Less than a week before the start of training camp, a key player in the Milwaukee Bucks starting lineup went down with an injury that will keep him sidelined for an extended period of time. Per a report from Shams Charania of The Vertical, shooting guard Khris Middleton suffered a torn left hamstring that will require surgery to repair. Here’s what you need to know about the injury, how long Middleton will be out of the lineup, and his NBA career to date.
1. Per a team release, Middleton will be sidelined for approximately six months
Bucks general manager John Hammond stated Wednesday afternoon that Middleton, who played collegiately at Texas A&M, will undergo surgery that will result in his missing six months. Without Middleton, second year shooting guard Rashad Vaughn will have the opportunity to earn more playing time. Vaughn, who played one season at UNLV before turning pro, averaged 14.3 minutes per contest in 70 games played last season.
Vaughn accounted for 3.1 points per game, shooting just 30.5 percent from the field and 29.3 percent from three-point range. The Bucks signed veteran guard Jason Terry in free agency, giving them a player who can provide quality minutes on the perimeter, and among the players in training camp will be former Virginia guard Malcolm Brogdon and Orlando Johnson. Also of note in the backcourt is the signing of point guard Matthew Dellavedova, who will figure prominently in the rotation. But none of those players have the size that Middleton, who is 6-foot-8, brings to the table at the two-guard spot.
2. Middleton could have been part of the NBA’s tallest backcourt tandem
The Bucks will still have one of the more interesting backcourts in the NBA, if only because of who head coach Jason Kidd wants to play at the point. That would be 6-foot-11 Giannis Antetokounmpo, whose athleticism, length and versatility have made him one of the NBA’s best young players. Antetokounmpo, who agreed to a new four-year deal earlier this week, saw extended time at the point in 2015-16 with Michael Carter-Williams (37 starts) and Jerryd Bayless (18 starts; now with the 76ers) also getting their chances to run the show.
A backcourt pairing of Antetokounmpo and Middleton had the opportunity to cause fits for opponents given the size of both, not to mention their playmaking abilities. Antetokounmpo (4.3 apg) and Middleton (4.2 apg) ranked second and third, respectively, in assists a season ago with Carter-Williams’ 5.2 assists per contest leading the Bucks.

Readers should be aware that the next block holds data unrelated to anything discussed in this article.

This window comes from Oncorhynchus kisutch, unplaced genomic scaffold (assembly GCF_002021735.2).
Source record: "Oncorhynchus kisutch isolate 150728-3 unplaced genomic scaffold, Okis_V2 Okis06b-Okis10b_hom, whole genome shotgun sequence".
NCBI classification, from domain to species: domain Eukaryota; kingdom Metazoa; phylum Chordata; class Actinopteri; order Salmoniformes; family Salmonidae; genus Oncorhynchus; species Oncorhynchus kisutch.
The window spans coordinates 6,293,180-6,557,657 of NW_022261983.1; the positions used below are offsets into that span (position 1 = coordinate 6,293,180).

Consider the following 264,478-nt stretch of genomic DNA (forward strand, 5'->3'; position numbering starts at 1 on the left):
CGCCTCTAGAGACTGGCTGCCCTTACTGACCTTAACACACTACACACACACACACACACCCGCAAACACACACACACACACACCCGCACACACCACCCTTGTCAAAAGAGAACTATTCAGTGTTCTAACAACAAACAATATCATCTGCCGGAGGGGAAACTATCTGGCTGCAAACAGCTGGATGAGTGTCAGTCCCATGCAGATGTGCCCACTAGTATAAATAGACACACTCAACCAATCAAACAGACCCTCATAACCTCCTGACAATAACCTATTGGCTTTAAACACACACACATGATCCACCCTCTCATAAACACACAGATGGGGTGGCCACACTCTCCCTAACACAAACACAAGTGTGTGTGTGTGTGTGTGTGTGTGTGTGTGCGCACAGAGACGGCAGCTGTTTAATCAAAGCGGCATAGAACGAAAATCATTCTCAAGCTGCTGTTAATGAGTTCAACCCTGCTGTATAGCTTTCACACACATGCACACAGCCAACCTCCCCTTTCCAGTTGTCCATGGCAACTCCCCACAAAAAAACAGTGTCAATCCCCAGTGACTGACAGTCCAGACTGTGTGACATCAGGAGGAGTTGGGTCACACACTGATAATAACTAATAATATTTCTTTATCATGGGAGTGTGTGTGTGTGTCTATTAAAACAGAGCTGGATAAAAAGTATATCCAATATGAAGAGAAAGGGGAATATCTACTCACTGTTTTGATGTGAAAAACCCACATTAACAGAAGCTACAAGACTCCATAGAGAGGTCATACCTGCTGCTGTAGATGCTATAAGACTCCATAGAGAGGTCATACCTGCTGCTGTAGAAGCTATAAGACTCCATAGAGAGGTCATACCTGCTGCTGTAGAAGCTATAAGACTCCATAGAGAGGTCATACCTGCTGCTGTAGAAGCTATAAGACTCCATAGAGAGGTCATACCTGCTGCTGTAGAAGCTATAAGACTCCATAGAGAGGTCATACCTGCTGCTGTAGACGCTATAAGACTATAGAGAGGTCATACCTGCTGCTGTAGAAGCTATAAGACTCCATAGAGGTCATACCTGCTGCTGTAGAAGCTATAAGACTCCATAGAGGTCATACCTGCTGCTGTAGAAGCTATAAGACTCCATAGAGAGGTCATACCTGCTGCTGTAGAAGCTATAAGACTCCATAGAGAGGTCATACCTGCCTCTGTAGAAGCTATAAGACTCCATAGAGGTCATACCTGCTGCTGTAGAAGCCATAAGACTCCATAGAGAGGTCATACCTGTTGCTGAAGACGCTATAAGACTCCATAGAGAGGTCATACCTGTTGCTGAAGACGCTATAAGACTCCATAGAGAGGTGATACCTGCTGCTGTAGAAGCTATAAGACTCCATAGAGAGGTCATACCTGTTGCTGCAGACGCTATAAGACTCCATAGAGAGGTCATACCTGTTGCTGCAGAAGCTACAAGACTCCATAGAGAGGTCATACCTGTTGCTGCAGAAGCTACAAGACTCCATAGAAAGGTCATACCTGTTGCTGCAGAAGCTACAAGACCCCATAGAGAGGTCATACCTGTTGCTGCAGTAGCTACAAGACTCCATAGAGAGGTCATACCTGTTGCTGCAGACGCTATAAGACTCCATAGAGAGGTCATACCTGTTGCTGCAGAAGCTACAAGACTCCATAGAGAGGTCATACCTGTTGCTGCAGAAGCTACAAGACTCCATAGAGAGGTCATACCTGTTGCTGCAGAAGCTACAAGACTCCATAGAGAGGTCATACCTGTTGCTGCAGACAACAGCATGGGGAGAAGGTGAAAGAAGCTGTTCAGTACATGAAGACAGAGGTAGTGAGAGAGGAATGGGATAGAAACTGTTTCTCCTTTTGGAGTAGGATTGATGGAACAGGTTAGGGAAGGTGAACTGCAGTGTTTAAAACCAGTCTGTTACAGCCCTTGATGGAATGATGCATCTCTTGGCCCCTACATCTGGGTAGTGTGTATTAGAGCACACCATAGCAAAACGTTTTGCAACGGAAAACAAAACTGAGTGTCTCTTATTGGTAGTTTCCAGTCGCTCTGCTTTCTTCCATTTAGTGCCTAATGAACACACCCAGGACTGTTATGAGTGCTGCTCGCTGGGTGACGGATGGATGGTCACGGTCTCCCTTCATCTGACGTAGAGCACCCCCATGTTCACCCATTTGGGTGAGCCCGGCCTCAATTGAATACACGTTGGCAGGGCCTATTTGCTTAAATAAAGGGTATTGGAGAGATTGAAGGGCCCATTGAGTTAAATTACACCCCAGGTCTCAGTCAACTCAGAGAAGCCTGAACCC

3. Middleton started all 79 games he played in last season, leading the team in scoring
What hurts both Middleton and the Bucks is that he was coming off of the best season of his career to date. While the Bucks as a team disappointed by failing to return to the playoffs that wasn’t the case for Middleton, who established new career highs in points, assists and steals. Middleton averaged 18.2 points, 3.8 rebounds, 4.2 assists and 1.7 steals per game last year, starting all 79 games in which he played.
Middleton shot 44.4 percent from the field and 39.6 percent from three in 2015-16, remaining close to the percentages he posted in 2014-15 (46.7 % FG, 44.4 % 3PT) despite the increase in scoring opportunities.
4. Middleton avoided major health issues as a pro, playing in 79 games or more in each of the last three seasons
After playing in just 27 games as a rookie with the Detroit Pistons in 2012-13, splitting his time between the NBA and the team’s D-Leage affiliate, Middleton has missed a total of six games during his three years in Milwaukee. In his first season as a Buck, Middleton played in all 82 games and averaged 12.1 points, 3.8 rebounds and 2.1 assists per game. As his role has increased with the Bucks so have Middleton’s numbers, making him a key cog in Jason Kidd’s rotation.
Middleton made 58 starts in 2014-15, a year in which the Bucks reached the playoffs despite losing forward Jabari Parker to a torn ACL. Middleton’s improvement in 2014-15 coincided with a contract year, and he was handsomely rewarded for that production.
5. The Bucks and Middleton agreed to a new contract last July
After averaging 12.1 points, 3.8 rebounds and 2.1 assists per game with the Bucks in 2013-14, Middleton was even better in his third season in the NBA. Middleton averaged 13.4 points, 4.4 rebounds and 2.3 assists per contest in 2014-15, and the Bucks made the move to get him re-signed on the first day of free agency last summer.
The two sides agreed to a five-year deal worth $70 million, with the contract paying Middleton a base salary of $14.7 million in the first season of the contract. Per the terms of the contract Middleton will be paid $15.2 million this season, and he holds a player option of $13 million in the final year of the deal (2019-20).
Milwaukee made sure to take care of the face of their franchise, a 6-foot-11 phenom who will run the point this season.Click here to read more